The latest findings were published in the journal Nature Geoscience. The lead author, Lujendra Ojha, a doctoral candidate at Georgia Institute of Technology, first noticed the streaks on Mars in 2010. Ojha and colleagues speculated at the time that they were seeing flowing water.
For NASA, at least, the timing couldn't be better. On Oct. 2, the NASA-approved movie "The Martian" has its premiere.

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Why does the discovery of water on Mars beg the question about life on Mars?
Write your answers in the comments section below

  • benjaminc-day
    10/05/2015 - 11:24 a.m.

    Scientists have confirmed that there is water on Mars. Since water is essential for life, we might be closer to finding the first sign of life outside of earth. In the past we thought Mars was dry and arid but now that we know it has water there might be a possibility of life on other planets. We will not be sending astronauts there until 2030 but when we do we could make huge discoveries and maybe eventually have humans living on Mars.

  • luket-4-bar
    10/05/2015 - 08:08 p.m.

    The discovery of water on mars begs the question of life on mars because water is a necessity for life. It is just one less thing needed to support life. I think this was very interesting that there could be life on mars.

  • mathewb-day
    10/07/2015 - 01:49 p.m.

    It's cool that we found flowing water on Mars but if the only life on Mars is single celled organisms, does it really matter? We know that single celled organisms could evolve into something more but that would take billions of years. Personally I don't find it exciting to find single celled organisms on Mars.

  • baylees-day
    10/08/2015 - 05:24 p.m.

    As a firm believer in Aliens, I found this article very interesting. I can't wait to hear what new discoveries are made when they finally send humans to mars. Plus I just say the movie "The Martian", and it was very good, the whole idea was unique and apparently not too far from the reality of it. Space is utterly fascinating, and I, personally, have no doubt that there could be another planet out there that can support human life, and the possibility that there is one in our own solar system is exciting!

  • austinw-day
    10/09/2015 - 12:11 p.m.

    As stated in the article, water is essential for life to begin. As human beings, it's no secret that without water, we couldn't last a few simple days. Yet the same goes with other life forms as well, such as the plants that use for our oxygen. Knowing that water is essential for life and it was found on Mars, allows the theory of living and breathing Martians somewhere on that giant desert.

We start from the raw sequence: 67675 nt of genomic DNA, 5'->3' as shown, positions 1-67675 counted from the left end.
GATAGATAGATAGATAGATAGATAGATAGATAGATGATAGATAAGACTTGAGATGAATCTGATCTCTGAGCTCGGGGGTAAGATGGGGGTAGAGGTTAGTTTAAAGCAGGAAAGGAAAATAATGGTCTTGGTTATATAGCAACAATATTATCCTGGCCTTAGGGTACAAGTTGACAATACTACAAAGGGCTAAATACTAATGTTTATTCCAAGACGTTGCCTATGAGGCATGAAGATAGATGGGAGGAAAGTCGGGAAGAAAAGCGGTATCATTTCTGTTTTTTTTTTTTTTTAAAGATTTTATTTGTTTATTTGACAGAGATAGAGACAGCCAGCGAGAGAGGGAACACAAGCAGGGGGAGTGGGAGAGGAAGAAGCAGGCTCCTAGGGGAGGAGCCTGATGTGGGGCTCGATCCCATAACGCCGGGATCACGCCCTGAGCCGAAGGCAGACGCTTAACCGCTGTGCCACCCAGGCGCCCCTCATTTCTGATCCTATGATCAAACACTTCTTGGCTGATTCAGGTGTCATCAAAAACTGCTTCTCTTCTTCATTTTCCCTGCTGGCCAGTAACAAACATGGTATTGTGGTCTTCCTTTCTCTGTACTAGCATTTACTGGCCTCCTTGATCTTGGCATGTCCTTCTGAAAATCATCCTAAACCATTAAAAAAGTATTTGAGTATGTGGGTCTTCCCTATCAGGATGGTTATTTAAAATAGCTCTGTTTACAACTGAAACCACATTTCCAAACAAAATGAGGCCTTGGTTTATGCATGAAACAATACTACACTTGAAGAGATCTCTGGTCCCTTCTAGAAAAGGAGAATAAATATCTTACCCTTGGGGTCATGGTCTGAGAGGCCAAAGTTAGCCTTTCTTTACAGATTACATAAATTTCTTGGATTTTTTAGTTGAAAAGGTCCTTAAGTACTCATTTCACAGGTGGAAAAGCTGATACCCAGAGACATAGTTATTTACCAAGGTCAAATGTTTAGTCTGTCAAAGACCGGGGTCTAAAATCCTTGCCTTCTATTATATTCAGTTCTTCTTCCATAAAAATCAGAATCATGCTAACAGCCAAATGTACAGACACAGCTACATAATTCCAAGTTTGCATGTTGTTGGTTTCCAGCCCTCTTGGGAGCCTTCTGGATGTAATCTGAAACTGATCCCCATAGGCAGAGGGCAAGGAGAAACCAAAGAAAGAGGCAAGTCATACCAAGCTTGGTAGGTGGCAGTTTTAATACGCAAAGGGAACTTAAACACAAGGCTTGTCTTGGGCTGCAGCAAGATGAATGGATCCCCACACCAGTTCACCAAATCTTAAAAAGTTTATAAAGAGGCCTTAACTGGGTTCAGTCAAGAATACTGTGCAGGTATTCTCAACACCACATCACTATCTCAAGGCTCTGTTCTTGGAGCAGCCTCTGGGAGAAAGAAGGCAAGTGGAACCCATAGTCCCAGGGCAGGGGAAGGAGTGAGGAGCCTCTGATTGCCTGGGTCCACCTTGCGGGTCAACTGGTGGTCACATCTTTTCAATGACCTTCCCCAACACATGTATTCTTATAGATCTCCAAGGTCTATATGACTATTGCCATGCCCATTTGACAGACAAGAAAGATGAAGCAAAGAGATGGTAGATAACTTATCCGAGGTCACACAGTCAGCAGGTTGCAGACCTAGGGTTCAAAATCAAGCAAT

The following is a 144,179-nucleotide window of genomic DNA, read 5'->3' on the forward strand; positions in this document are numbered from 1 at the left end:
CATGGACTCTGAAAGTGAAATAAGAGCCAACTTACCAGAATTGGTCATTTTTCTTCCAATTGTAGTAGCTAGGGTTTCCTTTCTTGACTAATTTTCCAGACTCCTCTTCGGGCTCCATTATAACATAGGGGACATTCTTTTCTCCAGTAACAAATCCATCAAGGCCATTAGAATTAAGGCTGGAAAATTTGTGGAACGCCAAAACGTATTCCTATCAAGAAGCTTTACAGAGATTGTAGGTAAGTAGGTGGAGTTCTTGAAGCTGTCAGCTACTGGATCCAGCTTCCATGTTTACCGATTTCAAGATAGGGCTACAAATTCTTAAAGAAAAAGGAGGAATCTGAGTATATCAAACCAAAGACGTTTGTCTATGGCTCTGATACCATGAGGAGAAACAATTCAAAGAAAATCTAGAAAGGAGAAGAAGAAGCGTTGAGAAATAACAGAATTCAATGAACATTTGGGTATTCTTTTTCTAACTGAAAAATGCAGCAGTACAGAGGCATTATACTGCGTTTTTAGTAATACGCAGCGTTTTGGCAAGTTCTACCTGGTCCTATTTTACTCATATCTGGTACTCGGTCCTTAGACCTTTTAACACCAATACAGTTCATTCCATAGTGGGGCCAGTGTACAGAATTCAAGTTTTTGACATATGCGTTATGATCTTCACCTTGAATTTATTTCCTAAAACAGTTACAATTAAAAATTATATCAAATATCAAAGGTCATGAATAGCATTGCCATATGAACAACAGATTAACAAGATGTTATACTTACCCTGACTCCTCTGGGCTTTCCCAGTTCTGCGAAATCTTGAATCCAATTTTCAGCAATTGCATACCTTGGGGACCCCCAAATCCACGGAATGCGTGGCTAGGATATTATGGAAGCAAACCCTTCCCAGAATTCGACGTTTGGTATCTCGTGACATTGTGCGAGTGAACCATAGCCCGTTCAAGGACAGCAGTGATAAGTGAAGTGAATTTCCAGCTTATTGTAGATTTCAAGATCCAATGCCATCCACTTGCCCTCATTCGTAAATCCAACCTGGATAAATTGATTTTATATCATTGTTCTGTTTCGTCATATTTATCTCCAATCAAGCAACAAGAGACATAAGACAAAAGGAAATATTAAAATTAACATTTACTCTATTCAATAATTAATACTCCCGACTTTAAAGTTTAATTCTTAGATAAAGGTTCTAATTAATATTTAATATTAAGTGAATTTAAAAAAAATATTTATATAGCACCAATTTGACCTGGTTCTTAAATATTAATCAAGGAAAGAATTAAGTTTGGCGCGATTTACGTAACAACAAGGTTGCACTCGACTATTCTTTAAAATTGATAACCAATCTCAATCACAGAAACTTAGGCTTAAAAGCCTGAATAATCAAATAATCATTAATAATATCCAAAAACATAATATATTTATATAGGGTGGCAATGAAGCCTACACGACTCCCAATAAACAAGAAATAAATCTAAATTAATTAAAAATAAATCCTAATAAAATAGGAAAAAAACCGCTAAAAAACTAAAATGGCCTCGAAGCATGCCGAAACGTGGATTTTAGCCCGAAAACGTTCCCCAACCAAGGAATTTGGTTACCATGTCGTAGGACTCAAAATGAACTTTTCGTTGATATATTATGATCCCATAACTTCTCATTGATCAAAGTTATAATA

• robertc-pay
    10/14/2015 - 11:15 a.m.

    I think martians can possibly be out there because of the water. Water is one of the important thing in the world because without water we will die. I believe that water started all species and water means life

  • maddyc-Orv
    10/16/2015 - 12:30 p.m.

    The discovery of water on Mars begs the question about life on Mars because if there is water, there is life. Everything evolves from water. First it's little algae, then little insects, then little mammals and reptiles and then they evolve and yeah, LIFE.

  • tylerl-day
    10/16/2015 - 08:22 p.m.

    I wish I could go to space. I dream of a world where going from planet to planet becomes as simple as going from exit 8 to exit 10 on the highway. Where space ships become the main method of transportstion. Where we coexist with other worlds and in turn learn to work together as earthlings.

  • hinson,marquis-cas
    10/22/2015 - 10:08 a.m.

    1. Water is one of the most essential things to life on our planet. We wouldn't know of other organisms that could survive the environment on Mars because obviously we've never seen one. So if we find water, we can expect life forms similar to the species on Earth.
    2. News like this is very exciting to me because I'm just waiting for the day we find extraterrestrials or a way to live on another planet.

  • erinu-day
    11/01/2015 - 06:40 p.m.

    There is no doubt in my mind that there is life on Mars. Since the recent discovery of flowing water on mars, it just seems more probable that there is life on Mars. Because water is such an essential part of life for species the fact that there is water on Mars means that it is extremely likely that Mars holds life forms. It's just a matter of how intelligent those life forms are and what exactly they are.